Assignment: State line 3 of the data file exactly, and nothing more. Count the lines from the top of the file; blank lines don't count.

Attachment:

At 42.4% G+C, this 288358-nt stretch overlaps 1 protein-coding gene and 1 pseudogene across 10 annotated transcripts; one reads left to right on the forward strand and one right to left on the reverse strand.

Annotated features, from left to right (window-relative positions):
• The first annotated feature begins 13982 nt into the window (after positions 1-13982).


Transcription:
• The first annotated feature begins 13982 nt into the window (after positions 1-13982).